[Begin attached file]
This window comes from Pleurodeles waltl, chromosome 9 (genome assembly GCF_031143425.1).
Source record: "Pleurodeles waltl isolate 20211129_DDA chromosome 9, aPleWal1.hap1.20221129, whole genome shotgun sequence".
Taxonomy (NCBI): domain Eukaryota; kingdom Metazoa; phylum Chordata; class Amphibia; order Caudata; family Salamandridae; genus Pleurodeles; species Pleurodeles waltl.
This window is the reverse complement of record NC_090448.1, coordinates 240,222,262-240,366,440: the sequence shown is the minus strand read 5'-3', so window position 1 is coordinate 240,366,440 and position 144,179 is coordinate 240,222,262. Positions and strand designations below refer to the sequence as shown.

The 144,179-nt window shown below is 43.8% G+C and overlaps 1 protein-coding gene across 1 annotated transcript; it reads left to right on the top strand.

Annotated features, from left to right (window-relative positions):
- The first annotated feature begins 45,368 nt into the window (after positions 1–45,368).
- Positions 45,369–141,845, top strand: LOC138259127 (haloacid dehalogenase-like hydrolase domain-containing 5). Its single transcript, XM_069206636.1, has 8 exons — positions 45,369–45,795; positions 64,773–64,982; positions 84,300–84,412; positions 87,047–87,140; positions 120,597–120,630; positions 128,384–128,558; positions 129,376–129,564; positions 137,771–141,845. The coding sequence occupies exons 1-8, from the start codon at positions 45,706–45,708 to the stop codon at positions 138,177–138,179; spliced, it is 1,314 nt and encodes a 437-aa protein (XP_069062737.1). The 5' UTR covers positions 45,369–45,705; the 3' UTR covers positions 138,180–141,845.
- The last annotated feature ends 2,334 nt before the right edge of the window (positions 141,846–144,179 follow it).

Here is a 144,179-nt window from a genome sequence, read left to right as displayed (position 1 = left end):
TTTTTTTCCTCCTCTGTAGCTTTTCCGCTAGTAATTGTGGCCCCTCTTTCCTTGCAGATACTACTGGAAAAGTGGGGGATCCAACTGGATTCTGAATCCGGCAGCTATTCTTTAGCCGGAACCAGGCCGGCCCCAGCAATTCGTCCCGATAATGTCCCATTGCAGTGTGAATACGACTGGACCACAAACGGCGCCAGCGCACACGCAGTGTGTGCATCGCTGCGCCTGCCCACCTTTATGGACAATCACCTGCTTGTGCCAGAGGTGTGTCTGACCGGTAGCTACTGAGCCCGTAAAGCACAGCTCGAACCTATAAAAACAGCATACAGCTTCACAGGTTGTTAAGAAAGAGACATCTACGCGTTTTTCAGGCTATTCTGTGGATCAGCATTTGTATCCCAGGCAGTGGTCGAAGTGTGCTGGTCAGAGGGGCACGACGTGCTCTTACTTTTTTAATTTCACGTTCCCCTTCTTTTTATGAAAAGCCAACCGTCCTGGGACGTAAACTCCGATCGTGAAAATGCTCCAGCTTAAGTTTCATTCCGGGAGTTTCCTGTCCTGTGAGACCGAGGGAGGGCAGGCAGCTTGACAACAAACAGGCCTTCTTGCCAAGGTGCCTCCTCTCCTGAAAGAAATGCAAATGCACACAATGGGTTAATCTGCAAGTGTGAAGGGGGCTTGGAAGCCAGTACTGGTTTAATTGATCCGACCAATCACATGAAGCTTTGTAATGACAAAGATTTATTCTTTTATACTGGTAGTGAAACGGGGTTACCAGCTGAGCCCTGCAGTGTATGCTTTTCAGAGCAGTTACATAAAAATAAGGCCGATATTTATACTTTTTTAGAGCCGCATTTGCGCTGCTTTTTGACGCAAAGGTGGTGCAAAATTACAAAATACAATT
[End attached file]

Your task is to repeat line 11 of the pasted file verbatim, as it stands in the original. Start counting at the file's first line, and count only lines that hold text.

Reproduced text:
TTTTTTTCCTCCTCTGTAGCTTTTCCGCTAGTAATTGTGGCCCCTCTTTCCTTGCAGATACTACTGGAAAAGTGGGGGATCCAACTGGATTCTGAATCCGGCAGCTATTCTTTAGCCGGAACCAGGCCGGCCCCAGCAATTCGTCCCGATAATGTCCCATTGCAGTGTGAATACGACTGGACCACAAACGGCGCCAGCGCACACGCAGTGTGTGCATCGCTGCGCCTGCCCACCTTTATGGACAATCACCTGCTTGTGCCAGAGGTGTGTCTGACCGGTAGCTACTGAGCCCGTAAAGCACAGCTCGAACCTATAAAAACAGCATACAGCTTCACAGGTTGTTAAGAAAGAGACATCTACGCGTTTTTCAGGCTATTCTGTGGATCAGCATTTGTATCCCAGGCAGTGGTCGAAGTGTGCTGGTCAGAGGGGCACGACGTGCTCTTACTTTTTTAATTTCACGTTCCCCTTCTTTTTATGAAAAGCCAACCGTCCTGGGACGTAAACTCCGATCGTGAAAATGCTCCAGCTTAAGTTTCATTCCGGGAGTTTCCTGTCCTGTGAGACCGAGGGAGGGCAGGCAGCTTGACAACAAACAGGCCTTCTTGCCAAGGTGCCTCCTCTCCTGAAAGAAATGCAAATGCACACAATGGGTTAATCTGCAAGTGTGAAGGGGGCTTGGAAGCCAGTACTGGTTTAATTGATCCGACCAATCACATGAAGCTTTGTAATGACAAAGATTTATTCTTTTATACTGGTAGTGAAACGGGGTTACCAGCTGAGCCCTGCAGTGTATGCTTTTCAGAGCAGTTACATAAAAATAAGGCCGATATTTATACTTTTTTAGAGCCGCATTTGCGCTGCTTTTTGACGCAAAGGTGGTGCAAAATTACAAAATACAATT